Nonpharmacological recommendations 
- Reduce portion size.
- Avoid eating at least 3 hours before lying down (e.g., before going to sleep). 
- Avoid foods and beverages that appear to trigger symptoms. 
- Patients with obesity should be encouraged to lose weight and should also receive advice on the best approach. 
- Elevate the head-end of the bed (10–20 cm) for patients who experience symptoms while sleeping. 
- Reduce or avoid triggers
Helicobacter pylori eradication therapy
First-line treatment options 
H. pylori eradication therapy typically comprises of PPIs twice daily PLUS two antibiotics with or without bismuth for 10–14 days. Local resistance patterns and adherence to treatment are the main determinants of the success of eradication therapy. 
|First-line options for H.pylori eradication therapy |
| Clarithromycin triple therapy |
Preferred in areas with low levels (< 15%) of clarithromycin resistance 
|Clarithromycin-based concomitant therapy |
| Bismuth quadruple therapy |
Preferred in areas with high levels (≥ 15%) of clarithromycin resistance. 
Bismuth binds to the affected mucosa, providing physical protection from acids, and stimulates gastric HCO3- secretion, which helps to restore the mucosal pH gradient and is hence used to treat peptic ulcers and H.pylori infection (as a part of Bismuth quadruple therapy). Bismuth subsalicylate is also an antidiarrheal agent and is used to treat traveler's diarrhea (caused by enterotoxigenic Escherichia coli).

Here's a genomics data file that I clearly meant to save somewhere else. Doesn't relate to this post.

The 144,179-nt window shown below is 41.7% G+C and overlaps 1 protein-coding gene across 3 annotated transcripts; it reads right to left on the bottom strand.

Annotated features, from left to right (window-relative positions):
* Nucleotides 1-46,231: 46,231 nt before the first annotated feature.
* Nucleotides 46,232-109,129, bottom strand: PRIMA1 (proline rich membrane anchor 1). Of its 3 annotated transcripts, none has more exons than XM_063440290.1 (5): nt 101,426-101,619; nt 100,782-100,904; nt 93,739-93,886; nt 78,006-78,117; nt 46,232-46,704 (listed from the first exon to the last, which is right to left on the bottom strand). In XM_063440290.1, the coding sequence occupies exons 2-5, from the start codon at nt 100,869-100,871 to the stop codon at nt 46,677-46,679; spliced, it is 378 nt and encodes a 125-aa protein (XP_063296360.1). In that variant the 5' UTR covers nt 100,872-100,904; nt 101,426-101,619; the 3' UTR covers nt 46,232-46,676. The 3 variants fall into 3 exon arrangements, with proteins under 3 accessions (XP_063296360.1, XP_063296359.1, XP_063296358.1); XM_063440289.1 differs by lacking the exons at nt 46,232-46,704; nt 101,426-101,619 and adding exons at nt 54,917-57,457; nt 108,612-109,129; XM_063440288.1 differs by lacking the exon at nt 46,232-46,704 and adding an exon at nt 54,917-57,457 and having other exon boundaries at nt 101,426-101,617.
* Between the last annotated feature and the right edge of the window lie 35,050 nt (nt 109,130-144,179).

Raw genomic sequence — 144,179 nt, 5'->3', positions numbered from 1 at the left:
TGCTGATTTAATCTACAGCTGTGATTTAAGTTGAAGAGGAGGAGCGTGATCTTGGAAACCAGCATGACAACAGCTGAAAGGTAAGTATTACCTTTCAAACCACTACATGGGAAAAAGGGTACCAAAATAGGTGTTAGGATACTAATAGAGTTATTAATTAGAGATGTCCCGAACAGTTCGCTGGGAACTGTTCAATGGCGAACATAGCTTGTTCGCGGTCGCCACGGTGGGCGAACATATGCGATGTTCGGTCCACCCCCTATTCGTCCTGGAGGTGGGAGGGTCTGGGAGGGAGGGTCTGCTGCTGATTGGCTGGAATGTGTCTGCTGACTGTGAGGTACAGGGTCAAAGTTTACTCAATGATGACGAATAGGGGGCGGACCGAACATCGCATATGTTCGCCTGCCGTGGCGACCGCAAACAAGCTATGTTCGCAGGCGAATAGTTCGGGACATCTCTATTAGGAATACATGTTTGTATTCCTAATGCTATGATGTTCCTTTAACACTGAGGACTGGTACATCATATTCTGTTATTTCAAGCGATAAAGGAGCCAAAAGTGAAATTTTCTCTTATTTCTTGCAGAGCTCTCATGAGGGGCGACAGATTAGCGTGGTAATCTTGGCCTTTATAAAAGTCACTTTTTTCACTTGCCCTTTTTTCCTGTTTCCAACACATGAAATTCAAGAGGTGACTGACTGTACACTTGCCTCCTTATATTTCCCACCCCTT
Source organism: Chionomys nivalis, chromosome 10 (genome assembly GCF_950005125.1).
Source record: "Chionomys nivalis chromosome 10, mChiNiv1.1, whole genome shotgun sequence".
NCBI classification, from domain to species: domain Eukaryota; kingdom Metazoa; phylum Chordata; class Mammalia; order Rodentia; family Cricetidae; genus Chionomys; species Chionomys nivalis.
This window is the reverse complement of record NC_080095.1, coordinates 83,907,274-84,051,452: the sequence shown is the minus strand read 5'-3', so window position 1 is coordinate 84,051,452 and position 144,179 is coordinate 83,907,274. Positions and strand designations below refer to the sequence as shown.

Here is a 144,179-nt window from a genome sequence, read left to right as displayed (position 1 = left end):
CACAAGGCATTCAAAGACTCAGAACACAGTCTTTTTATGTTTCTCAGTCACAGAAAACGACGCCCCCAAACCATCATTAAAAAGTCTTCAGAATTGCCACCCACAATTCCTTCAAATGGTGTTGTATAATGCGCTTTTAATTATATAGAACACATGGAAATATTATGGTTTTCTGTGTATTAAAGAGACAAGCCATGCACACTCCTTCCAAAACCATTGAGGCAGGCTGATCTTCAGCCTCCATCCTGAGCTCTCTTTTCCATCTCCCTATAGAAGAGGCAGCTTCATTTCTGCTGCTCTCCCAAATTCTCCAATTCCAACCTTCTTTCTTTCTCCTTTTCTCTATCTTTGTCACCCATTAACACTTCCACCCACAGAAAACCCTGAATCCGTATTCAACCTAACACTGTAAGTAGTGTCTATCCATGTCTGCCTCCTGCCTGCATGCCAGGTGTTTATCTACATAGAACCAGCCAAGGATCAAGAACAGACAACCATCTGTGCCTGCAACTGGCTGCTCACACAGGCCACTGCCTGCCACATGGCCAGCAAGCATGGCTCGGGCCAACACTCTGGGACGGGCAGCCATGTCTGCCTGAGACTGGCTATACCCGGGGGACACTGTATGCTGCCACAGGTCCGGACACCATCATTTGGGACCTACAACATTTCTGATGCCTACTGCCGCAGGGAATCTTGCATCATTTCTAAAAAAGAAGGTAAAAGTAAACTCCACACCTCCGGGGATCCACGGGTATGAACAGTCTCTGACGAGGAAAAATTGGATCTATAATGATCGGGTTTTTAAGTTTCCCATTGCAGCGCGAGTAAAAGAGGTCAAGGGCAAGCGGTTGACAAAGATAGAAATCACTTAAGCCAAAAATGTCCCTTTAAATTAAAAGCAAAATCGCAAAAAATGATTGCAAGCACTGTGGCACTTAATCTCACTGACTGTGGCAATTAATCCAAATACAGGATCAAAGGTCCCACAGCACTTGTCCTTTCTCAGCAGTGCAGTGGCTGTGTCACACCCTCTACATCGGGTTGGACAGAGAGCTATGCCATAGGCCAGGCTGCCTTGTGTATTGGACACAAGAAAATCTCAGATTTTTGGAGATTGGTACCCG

Second-line treatment options
- Choose different antibiotics to those used as first-line therapy.
- Bismuth quadruple therapy: if first-line clarithromycin triple therapy was unsuccessful
- Levofloxacin-containing therapy: e.g., levofloxacin triple therapy
Follow-up: Confirm H.pylori eradication 
- Confirm that H. pylori has been eradicated 4–6 weeks after completion of the treatment regimen. 
- Preferred modalities: Urea breath test, stool antigen test, or biopsy
- Stop PPIs at least 2 weeks before the urea breath test is performed for accurate results.
- Serology is not recommended to confirm eradication, as H. pylori antibodies may still be present for weeks or months after eradication.
- Acid suppression medication can be discontinued once eradication is confirmed. 
Functional dyspepsia (nonulcer dyspepsia) is a common GI disorder characterized by upper GI symptoms (e.g., epigastric pain, bloating) without any identifiable cause. Symptoms may vary in intensity and can have a significant impact on patients' lives. Functional dyspepsia is heterogeneous and multifactorial, and its pathophysiology is not fully understood.
Rome IV criteria for functional dyspepsia 
- Any of the following symptoms experienced at least 3 days per week over the past 3 months
- Interference with daily activities
- Symptom duration ≥ 6 months
- First-line treatment: PPIs for 8 weeks at standard dose (see “Acid suppression medications”) 
- Second-line treatment (if no improvement after 8 weeks of PPIs): tricyclic antidepressants (e.g., amitriptyline )
- Third-line treatment: Consider if there is no response to PPIs or tricyclic antidepressants.